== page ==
Nine Fragments from the Delta of Venus
Fragments from the Delta of Venus is Judy Chicago’s visual adaption of excerpts from the French Cuban-American writer Anaïs Nin’s Delta of Venus, published in 1977, the year of the author’s death. Originally written in 1940, at the behest of a private collector, the stories collected in Delta of Venus are humorous vignettes not intended for publication. Years later, in a postscript to Delta of Venus, Nin wrote that at the time, the only model she had for erotica came from the male perspective—an inadequate representation of female sensuality.The nine color etchings are housed in a deep red, heart-shaped case that mimics a box of sweets—speaking to hidden delights, desires, and private pleasures. The work is at once a tender and sensual reprisal against the censuring and appropriation of female sexuality.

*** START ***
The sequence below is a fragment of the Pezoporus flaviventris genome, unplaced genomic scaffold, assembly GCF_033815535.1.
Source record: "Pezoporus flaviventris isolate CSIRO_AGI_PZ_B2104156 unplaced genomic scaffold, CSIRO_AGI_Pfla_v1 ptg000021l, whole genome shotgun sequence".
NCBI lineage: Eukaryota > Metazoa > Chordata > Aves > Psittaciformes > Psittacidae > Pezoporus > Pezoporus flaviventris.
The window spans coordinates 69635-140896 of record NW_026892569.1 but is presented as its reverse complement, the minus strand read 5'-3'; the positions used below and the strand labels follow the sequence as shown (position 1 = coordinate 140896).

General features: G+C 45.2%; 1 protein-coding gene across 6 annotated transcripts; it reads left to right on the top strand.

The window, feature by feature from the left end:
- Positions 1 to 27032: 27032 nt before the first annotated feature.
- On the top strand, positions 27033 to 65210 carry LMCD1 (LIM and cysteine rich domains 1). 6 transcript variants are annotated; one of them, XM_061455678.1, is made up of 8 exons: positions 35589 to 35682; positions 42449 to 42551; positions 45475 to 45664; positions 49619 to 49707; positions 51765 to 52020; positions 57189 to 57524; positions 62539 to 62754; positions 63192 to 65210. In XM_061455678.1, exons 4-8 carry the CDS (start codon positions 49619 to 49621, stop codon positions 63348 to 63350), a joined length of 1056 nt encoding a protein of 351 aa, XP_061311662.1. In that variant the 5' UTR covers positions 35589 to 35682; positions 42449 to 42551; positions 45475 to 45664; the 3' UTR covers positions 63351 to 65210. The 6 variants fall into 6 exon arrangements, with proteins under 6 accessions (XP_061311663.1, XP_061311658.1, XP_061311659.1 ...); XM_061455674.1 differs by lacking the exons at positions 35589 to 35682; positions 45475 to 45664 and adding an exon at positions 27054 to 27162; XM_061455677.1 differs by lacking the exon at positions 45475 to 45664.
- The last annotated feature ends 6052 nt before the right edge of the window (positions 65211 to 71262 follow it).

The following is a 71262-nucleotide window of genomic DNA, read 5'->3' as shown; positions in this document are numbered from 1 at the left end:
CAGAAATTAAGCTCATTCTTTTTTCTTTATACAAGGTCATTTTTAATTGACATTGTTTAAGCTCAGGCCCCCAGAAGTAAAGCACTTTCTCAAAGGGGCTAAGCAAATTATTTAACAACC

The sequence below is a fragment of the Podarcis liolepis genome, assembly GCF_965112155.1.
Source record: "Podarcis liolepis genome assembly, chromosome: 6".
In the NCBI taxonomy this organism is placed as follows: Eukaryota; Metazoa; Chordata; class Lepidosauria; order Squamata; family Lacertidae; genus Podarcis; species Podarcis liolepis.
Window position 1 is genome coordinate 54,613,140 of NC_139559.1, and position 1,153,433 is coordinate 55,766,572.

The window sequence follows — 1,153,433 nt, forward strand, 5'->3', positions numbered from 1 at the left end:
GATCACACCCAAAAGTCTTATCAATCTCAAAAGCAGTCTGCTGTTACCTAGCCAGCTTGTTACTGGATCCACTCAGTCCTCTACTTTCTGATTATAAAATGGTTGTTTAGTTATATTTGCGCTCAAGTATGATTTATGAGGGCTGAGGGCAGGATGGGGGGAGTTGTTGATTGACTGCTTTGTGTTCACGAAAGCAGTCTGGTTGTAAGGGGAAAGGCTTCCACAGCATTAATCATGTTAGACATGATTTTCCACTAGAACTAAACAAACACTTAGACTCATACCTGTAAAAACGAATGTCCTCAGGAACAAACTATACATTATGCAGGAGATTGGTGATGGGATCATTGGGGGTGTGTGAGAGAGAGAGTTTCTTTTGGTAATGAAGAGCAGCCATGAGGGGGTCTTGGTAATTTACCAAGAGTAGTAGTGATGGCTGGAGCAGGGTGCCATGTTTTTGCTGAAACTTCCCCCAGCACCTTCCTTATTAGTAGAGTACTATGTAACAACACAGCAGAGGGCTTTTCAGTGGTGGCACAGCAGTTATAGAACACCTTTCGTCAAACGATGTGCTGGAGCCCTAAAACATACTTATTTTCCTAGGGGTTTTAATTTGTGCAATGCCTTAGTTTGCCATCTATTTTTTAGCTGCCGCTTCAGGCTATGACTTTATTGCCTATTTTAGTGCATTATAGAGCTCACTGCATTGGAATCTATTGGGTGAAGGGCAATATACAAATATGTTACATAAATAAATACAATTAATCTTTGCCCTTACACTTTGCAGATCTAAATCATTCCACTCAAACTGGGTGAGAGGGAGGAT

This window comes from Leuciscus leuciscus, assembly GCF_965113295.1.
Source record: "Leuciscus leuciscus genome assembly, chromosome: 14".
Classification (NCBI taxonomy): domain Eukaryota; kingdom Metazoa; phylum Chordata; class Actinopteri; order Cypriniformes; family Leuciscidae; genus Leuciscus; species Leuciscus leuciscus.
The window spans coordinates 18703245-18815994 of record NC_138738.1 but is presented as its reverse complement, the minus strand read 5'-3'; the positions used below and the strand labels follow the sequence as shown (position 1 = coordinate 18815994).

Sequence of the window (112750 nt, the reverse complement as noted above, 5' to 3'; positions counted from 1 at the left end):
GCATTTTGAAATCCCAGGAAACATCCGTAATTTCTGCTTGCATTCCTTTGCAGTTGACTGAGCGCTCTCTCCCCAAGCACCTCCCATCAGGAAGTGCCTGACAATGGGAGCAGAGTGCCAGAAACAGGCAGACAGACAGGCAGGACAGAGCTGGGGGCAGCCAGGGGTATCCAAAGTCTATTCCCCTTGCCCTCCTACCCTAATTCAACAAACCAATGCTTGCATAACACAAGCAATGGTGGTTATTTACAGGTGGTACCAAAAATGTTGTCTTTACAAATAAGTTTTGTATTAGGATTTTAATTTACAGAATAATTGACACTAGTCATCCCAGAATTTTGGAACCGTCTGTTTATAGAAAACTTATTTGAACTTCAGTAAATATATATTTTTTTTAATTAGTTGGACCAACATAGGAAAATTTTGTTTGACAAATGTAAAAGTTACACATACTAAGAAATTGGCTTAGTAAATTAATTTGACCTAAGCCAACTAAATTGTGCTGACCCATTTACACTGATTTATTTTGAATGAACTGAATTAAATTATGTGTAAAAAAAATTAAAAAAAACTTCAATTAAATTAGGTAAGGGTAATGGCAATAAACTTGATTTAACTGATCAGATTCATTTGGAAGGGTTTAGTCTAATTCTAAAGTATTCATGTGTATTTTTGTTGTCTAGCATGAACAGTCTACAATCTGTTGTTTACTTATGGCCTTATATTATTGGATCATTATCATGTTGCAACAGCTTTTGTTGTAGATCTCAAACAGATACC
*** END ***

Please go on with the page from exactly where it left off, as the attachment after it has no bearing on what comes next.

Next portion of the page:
Judy Chicago writes:Too many aspects of female experience remain partially or entirely unrepresented in art. As a result, women have an insufficient cultural repository of images that support and/or expand our own lived female experiences. This is particularly limiting to our sexuality, which has been used and misused by advertisers, pornographers, and male artists alike. Nine Fragments from the Delta of Venus is a tribute to the legacy of Anaïs Nin, who shared a close relationship to Chicago as both mentor and friend.
Judy Chicago is an internationally renowned artist, author, and feminist whose career has spanned over five decades. Her primary focus addresses areas of absence in visual iconography, particularly where it concerns women in history and their marginalization from the art historical record.Nine
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